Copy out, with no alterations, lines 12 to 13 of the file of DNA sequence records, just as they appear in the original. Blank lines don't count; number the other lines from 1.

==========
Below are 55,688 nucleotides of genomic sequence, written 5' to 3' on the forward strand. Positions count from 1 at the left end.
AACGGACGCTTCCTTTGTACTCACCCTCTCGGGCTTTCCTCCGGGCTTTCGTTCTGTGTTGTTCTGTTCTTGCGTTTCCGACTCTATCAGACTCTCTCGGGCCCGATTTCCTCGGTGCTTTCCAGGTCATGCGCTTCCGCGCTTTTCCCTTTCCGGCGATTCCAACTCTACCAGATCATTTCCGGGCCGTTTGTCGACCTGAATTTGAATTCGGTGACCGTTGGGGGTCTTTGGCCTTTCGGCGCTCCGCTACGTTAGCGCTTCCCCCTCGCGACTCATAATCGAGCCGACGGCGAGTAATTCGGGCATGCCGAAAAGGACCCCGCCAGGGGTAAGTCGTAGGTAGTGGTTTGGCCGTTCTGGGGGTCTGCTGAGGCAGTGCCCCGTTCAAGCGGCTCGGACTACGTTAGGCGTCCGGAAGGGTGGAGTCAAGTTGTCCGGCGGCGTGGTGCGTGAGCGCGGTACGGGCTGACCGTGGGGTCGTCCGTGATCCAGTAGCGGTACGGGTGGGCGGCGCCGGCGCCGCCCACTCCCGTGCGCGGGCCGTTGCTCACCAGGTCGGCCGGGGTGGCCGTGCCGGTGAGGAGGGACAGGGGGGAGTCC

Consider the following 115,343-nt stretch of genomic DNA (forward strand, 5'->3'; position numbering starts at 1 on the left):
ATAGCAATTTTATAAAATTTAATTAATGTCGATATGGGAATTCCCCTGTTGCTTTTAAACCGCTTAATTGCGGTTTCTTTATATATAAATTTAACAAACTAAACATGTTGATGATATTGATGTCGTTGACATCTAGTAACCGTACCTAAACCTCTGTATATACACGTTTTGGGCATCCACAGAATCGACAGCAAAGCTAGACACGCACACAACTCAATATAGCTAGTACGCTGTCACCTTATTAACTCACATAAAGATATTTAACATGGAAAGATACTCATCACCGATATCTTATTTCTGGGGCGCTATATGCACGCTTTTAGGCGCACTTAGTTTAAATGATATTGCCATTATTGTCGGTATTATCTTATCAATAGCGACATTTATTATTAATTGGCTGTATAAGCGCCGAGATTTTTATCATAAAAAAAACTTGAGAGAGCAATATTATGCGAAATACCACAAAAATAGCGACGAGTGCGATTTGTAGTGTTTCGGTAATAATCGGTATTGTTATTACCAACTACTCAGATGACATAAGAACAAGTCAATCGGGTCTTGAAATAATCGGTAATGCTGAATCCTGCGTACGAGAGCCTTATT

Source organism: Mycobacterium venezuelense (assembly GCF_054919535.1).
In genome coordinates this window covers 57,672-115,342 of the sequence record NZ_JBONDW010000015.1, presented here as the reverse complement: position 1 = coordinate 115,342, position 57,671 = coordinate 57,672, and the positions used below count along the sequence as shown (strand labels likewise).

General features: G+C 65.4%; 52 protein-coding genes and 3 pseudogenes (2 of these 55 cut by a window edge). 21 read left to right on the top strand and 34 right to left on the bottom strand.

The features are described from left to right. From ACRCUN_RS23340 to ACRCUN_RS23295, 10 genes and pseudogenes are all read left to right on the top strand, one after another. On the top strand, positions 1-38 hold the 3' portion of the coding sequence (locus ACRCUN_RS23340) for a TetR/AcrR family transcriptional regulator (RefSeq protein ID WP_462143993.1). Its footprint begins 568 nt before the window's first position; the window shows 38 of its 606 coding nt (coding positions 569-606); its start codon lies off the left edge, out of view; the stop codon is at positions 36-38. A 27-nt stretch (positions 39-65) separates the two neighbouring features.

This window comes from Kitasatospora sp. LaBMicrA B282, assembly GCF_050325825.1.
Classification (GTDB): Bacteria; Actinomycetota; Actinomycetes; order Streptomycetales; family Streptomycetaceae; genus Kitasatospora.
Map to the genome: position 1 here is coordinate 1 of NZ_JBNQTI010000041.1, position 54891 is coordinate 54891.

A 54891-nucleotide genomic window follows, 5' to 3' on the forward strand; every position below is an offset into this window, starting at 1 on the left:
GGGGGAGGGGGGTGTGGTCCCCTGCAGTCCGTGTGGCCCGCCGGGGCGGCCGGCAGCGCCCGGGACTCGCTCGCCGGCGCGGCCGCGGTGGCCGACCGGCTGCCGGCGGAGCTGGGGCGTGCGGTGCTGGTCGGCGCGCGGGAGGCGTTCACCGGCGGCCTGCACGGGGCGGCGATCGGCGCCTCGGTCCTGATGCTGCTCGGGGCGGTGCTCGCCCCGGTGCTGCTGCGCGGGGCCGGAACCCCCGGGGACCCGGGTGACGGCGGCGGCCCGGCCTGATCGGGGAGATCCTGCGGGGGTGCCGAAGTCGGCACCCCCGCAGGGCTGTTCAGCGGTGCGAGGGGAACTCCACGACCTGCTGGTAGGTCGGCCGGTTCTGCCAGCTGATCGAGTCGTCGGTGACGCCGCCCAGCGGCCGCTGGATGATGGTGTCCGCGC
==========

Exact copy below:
A 54891-nucleotide genomic window follows, 5' to 3' on the forward strand; every position below is an offset into this window, starting at 1 on the left:
GGGGGAGGGGGGTGTGGTCCCCTGCAGTCCGTGTGGCCCGCCGGGGCGGCCGGCAGCGCCCGGGACTCGCTCGCCGGCGCGGCCGCGGTGGCCGACCGGCTGCCGGCGGAGCTGGGGCGTGCGGTGCTGGTCGGCGCGCGGGAGGCGTTCACCGGCGGCCTGCACGGGGCGGCGATCGGCGCCTCGGTCCTGATGCTGCTCGGGGCGGTGCTCGCCCCGGTGCTGCTGCGCGGGGCCGGAACCCCCGGGGACCCGGGTGACGGCGGCGGCCCGGCCTGATCGGGGAGATCCTGCGGGGGTGCCGAAGTCGGCACCCCCGCAGGGCTGTTCAGCGGTGCGAGGGGAACTCCACGACCTGCTGGTAGGTCGGCCGGTTCTGCCAGCTGATCGAGTCGTCGGTGACGCCGCCCAGCGGCCGCTGGATGATGGTGTCCGCGC